Multiple sites refer to Haystack Hill State Park, but I find no mention of it on the Oregon State Parks web page. Regardless, Haystack Hill is located roughly midway through Cannon Beach, climbing to a highpoint I’d previously missed. The acreage was supposedly donated to the state for preservation, and there has been no development beyond an unsigned trail which climbs the quarter mile to the top of the hill, then splits in a couple directions. I found a few unique views looking down on famous Haystack Rock. I also enjoyed some awesome trees and lush ground cover. What a great find.
The power of nature is everywhere. Last week, before my wife and I wrapped up a brief but fantastic beach trip, we saw that power on display. While dining at a great restaurant overlooking the shore, Tidal Raves, we noticed people walking out on a rocky point. Occasional massive waves crashed onto the point, and the hikers disappeared. We both thought the hikers may have been a bit short of brain cells. It looked like an amazing spot, enhanced by the potential danger of big waves. So of course I wanted to go out there too.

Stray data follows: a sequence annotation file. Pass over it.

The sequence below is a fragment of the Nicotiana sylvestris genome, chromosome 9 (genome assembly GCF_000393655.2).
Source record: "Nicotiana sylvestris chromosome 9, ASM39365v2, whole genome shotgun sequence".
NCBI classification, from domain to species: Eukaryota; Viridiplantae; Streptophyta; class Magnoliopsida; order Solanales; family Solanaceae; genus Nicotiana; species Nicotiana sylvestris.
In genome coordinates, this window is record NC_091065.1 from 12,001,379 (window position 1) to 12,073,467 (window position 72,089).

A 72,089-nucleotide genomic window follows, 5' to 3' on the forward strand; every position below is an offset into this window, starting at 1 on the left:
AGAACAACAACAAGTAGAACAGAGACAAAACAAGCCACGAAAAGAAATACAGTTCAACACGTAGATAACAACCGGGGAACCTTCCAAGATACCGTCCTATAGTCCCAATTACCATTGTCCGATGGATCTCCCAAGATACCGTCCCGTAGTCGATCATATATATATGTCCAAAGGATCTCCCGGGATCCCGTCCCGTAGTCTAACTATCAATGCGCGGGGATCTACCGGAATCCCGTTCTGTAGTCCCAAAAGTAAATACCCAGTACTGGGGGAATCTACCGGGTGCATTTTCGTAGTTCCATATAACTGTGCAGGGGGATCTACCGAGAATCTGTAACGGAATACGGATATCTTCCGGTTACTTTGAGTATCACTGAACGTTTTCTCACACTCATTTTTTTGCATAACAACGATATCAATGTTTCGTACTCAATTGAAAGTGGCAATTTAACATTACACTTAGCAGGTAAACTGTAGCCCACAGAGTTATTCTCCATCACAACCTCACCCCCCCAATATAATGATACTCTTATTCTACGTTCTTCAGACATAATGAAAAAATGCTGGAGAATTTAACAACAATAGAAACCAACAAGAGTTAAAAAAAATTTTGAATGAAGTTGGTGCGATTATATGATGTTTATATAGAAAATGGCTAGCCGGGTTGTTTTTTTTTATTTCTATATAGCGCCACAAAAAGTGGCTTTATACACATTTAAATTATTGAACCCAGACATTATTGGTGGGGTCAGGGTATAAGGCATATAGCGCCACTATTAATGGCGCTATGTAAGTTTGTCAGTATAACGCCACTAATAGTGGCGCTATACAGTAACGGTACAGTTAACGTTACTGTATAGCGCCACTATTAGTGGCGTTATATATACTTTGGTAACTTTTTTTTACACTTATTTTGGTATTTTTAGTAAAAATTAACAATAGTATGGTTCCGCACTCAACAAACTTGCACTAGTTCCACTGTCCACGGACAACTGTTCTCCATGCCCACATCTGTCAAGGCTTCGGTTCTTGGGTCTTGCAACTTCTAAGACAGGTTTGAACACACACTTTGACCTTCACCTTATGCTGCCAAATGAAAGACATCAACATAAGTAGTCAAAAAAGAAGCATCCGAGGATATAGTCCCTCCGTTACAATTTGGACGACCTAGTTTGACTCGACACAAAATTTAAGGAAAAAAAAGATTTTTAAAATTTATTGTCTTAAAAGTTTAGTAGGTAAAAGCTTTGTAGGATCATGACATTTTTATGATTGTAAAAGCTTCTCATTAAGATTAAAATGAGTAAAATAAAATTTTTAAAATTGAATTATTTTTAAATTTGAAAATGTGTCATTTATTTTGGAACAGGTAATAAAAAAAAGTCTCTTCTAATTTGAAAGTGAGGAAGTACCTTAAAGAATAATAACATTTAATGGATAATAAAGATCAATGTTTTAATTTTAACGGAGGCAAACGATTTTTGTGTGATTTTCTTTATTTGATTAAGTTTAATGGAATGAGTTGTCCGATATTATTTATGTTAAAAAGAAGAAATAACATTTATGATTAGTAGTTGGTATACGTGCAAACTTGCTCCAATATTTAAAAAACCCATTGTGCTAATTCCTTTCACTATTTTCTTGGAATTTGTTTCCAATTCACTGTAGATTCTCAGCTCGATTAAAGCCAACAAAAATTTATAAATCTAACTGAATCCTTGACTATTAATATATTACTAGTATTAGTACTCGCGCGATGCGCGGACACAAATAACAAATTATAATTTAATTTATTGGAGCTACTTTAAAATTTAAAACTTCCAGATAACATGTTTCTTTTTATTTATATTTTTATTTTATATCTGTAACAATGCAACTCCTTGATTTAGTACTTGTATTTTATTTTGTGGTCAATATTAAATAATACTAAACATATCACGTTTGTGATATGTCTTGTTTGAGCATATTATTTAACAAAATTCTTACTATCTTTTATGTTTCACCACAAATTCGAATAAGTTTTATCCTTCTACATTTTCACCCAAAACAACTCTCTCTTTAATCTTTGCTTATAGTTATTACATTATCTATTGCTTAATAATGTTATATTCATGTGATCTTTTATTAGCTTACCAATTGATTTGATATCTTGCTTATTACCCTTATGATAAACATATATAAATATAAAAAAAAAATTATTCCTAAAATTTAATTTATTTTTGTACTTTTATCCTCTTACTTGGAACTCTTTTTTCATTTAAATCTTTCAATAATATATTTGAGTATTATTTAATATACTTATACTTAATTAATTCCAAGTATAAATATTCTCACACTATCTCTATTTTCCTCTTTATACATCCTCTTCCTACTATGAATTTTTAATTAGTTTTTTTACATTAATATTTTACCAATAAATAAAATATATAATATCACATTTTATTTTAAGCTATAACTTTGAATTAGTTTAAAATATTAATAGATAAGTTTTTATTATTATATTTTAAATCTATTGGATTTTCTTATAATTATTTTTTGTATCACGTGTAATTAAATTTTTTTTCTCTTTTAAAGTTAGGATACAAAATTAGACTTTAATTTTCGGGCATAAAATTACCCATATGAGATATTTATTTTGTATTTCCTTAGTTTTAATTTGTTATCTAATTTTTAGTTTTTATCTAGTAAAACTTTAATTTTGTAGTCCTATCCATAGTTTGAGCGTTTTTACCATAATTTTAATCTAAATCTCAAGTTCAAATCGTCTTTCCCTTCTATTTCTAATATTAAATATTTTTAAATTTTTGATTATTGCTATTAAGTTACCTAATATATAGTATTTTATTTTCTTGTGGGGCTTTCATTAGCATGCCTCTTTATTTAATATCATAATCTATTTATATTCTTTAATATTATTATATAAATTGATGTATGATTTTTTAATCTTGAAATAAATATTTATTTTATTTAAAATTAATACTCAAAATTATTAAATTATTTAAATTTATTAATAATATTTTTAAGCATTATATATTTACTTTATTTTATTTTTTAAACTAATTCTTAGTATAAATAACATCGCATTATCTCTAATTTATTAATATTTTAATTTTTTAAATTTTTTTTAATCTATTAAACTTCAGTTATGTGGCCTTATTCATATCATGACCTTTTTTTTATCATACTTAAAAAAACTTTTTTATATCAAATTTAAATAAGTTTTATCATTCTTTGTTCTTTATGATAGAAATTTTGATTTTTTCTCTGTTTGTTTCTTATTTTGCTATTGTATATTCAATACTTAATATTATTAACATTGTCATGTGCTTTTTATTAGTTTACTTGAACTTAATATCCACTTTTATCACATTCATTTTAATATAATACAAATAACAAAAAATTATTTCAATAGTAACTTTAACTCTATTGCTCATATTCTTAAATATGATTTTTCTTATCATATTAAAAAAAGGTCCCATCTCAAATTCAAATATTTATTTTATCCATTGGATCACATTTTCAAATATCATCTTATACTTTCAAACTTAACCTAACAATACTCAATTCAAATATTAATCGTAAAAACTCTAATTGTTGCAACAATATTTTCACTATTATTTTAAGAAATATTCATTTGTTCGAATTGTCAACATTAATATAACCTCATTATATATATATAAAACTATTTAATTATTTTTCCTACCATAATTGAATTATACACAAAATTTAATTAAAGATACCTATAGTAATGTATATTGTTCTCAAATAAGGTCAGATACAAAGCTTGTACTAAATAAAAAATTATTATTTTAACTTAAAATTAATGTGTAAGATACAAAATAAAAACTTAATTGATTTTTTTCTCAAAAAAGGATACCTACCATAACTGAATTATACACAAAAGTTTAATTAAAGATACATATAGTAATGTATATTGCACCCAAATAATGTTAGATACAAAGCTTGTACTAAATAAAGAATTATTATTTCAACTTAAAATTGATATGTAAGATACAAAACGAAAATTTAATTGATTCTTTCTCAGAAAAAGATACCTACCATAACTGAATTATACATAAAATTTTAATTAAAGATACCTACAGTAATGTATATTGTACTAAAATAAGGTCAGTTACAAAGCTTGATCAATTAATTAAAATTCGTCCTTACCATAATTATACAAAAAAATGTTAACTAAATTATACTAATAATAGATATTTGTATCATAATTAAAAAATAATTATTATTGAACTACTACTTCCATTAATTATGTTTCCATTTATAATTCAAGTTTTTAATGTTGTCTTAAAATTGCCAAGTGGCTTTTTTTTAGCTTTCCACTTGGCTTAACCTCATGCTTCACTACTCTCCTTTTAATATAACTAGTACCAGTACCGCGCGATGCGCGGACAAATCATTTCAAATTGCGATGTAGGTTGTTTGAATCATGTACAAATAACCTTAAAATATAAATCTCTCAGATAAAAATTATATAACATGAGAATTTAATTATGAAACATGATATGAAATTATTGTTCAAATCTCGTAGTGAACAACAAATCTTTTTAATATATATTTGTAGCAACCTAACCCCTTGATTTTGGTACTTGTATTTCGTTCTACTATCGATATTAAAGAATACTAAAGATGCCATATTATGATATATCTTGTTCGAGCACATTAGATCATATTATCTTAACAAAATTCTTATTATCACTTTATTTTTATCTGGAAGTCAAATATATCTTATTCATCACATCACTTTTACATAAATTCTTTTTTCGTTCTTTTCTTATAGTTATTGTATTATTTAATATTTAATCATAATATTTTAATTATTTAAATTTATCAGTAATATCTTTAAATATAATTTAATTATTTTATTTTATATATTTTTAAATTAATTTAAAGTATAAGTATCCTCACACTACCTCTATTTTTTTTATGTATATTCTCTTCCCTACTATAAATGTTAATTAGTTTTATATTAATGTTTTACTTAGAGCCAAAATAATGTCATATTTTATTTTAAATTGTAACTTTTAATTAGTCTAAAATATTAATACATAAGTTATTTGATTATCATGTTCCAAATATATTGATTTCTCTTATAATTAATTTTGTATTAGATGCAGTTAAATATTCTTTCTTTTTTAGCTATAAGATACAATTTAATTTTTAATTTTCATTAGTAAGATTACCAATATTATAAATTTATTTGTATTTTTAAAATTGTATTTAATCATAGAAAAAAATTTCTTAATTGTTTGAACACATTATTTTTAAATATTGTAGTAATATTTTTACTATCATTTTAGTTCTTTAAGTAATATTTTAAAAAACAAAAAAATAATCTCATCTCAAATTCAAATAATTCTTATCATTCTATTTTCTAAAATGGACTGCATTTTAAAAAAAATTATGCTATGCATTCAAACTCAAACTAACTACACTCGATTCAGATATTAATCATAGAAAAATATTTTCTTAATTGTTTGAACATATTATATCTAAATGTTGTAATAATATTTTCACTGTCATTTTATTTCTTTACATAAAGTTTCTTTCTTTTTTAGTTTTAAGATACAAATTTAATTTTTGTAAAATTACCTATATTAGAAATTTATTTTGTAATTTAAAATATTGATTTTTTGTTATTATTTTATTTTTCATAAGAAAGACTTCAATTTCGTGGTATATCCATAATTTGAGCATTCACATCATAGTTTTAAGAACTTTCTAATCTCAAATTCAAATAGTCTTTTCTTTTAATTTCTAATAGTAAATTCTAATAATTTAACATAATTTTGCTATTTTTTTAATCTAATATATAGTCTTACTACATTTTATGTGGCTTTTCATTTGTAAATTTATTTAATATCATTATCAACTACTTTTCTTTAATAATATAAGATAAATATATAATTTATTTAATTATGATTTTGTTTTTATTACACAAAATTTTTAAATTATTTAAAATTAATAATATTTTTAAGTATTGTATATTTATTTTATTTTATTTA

After finishing our tasty meal, we found an nearby access trail, and we wandered along the shore. Denise was still recovering from a heel injury, so it was tough for her to attempt such a walk on uneven ground. Ultimately, she stayed on a grassy shelf above while I clambered out on the rocks, feeling at home.
As I headed to the end of the point, the surface became very irregular. It seemed to be some kind of volcanic rock. I definitely had to watch my step. I skirted a steep drop off and crossed a gap in the rock where wave surges came through, then clambered onto high ground to wave gawk. In moments, I was mesmerized. Such power, such beauty. Even as I wanted to move about, I could not turn my back on the waves. Not every wave was spectacular, but there was a large one on a regular basis. A human being on the rocks seemed inconsequential.
Other people were also watching the ocean further up the cliffs that resembled a bluff, and I sauntered that way after leaving the point. Denise and I looked for whales but did not see any. As we walked back to our car, a man and woman said they had seen multiple humpbacks slightly to the north. It was good day on the Oregon coast.